“Femtech is not about products built by women. Femtech is about creating products to try and reach better healthcare outcomes that differently disproportionately or solely affect women and girls.”
That was the key definition of femtech by Issy Towell, wearables analyst at CCS Insight who spoke at the Wareable presents: Wearables London event in June.
“Femtech applies to products that affects all women, from cradle to grave,” she continued.
We highly recommend watching Issy's excellent talk in full below.
Hyper masculine design
Issy Towell started her talk about smartwatches, and the challenges women have faced when it comes to the size and design of wearables.
"When you look for products that are made for everyone, but that are actually made for men, the best example on the internet is the smartwatch,” she said.
“When smartwatches first came to be in 2013 – 2014 they just weren't built with women in mind. It's not a product that is relevant for women at that size. It looks hyper masculine.
“But since then, we've seen a little bit of innovation in terms of the physical design. Other than Samsung making a really masculine smartwatch in a smaller size,” she said.
“I think if we're going to effectively grow this category for you know, for several years and reach peak penetration, then we need to be thinking about features that actually benefit women's lives.”
And despite menstrual tracking being a staple of wearables today – Issy detailed the lack of innovation in this area:
“Before 2018 there wasn't a whole lot on wearable health platforms. Basically, what they provided was a logging calendar for women," she explained.
"In 2018, Fitbit introduced its period prediction feature. It tried to predict when your next period would be, but all this was really using with your inputted period data, and worked out on average when you'd be having your next period."
Fast forward to 2022, not a whole lot has changed except for the fact that all of the mainstream wearables, players have now adopted that period prediction feature.
And while many wearables have started to use skin temperature sensors, such as the Fitbit Charge 5, Huawei Watch GT3, Amazfit GTR 3, very few have leveraged this to apply it to cycle tracking, which would make it far more accurate and useful.
“There's lots of innovation in the wearables industry now trying to use biometric data as an input for that period prediction and ovulation prediction. And I think the most interesting area for innovation is in the skin temperature tracking that we're seeing coming on to some wearables,” Issy said.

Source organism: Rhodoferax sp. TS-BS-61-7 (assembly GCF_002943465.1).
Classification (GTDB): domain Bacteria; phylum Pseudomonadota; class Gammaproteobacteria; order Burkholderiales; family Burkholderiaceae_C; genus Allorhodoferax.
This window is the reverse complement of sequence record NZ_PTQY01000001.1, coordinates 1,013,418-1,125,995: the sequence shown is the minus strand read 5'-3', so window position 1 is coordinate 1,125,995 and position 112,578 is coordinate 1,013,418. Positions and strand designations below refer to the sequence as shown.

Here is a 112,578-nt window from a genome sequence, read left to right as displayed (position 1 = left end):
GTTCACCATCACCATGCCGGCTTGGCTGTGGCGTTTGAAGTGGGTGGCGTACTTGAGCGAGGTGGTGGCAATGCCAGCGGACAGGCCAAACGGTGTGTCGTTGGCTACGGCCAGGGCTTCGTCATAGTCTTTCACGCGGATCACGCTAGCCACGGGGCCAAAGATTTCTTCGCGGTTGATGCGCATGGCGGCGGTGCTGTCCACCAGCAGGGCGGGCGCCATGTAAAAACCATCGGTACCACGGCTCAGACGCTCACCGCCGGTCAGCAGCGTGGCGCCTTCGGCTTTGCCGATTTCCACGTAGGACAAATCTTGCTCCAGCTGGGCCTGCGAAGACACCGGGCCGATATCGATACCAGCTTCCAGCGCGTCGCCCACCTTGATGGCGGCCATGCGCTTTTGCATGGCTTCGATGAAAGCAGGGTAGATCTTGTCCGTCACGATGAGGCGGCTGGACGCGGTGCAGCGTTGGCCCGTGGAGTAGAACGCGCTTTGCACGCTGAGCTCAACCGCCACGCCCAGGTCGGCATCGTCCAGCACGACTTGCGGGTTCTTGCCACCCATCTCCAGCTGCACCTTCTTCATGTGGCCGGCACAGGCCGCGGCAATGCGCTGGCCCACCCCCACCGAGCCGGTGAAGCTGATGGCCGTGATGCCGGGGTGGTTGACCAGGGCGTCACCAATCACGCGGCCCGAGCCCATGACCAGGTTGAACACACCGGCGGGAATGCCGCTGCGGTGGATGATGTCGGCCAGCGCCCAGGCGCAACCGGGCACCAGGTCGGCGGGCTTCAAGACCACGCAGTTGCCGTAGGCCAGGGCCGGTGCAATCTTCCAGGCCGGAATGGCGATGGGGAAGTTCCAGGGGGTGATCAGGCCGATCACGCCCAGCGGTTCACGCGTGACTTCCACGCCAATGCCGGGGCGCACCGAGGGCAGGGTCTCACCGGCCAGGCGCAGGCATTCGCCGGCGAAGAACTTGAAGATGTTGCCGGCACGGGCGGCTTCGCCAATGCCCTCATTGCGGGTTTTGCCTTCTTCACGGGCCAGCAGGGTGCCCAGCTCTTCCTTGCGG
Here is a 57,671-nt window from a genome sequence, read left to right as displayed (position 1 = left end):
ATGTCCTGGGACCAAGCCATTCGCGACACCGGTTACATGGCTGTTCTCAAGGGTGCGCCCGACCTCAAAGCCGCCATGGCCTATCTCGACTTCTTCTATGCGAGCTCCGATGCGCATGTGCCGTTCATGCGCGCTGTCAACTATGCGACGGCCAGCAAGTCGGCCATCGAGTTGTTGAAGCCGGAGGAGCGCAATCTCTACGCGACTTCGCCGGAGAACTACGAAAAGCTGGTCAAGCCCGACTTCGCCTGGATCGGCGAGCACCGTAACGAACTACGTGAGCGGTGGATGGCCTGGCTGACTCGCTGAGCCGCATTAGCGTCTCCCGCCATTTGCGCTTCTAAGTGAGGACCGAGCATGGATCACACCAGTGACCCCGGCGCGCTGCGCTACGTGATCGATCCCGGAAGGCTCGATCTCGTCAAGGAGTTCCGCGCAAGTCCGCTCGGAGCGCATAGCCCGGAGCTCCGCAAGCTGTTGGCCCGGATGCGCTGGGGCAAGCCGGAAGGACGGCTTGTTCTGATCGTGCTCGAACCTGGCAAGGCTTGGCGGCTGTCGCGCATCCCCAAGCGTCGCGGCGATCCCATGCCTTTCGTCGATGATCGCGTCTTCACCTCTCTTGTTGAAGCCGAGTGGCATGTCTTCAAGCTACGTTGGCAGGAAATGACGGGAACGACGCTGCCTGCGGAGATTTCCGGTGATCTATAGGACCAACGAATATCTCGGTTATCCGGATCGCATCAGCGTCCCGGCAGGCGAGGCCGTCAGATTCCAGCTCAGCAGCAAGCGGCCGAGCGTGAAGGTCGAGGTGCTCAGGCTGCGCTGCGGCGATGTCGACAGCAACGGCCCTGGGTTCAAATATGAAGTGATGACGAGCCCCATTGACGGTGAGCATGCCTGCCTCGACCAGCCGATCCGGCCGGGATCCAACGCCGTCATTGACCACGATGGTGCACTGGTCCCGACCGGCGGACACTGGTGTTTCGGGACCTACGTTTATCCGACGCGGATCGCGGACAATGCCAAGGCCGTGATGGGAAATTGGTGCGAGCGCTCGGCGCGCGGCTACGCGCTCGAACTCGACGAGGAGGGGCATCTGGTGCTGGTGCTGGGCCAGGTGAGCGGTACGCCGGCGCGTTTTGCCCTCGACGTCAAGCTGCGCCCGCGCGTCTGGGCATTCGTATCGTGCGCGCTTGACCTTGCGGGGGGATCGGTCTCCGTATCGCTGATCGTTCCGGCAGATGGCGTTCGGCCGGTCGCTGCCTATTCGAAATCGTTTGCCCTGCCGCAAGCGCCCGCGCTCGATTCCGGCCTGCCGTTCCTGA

Skin temperature tracking correlates to the increase in progesterone, which is linked to the menstrual cycle.
Fertility-focused wearables such as Ava have been using skin temperature for a while and have been FDA approved. But this hasn’t spilled into the general interest wearable.
However, Issy highlighted a couple of mainstream wearables that are using biometrics to focus on women’s health – but away from period prediction.
The Oura Ring 3 uses seven temperature sensors and at the end of last year released its skin temperature, period prediction beta.
“If this gets through approval, this will be the first non-fertility focused solution on the market with a period of prediction that has a biometric input into that algorithm.”
And Issy also highlighted Whoop, which is also running a trial using user inputted period data, to generate personalised feedback about in relation to their health and fitness.
This could be data on when to train, and when to rest – but crucially based on the female cycle, not just the standard set of biometrics that are currently provided to men and women alike.
And as Issy concluded her talk:
“Ultimately, I think if these women's health features are going to become mainstream, I think we're going to have to get closer to that idea of giving women personalised feedback, in real time, that responds to their biometric data.”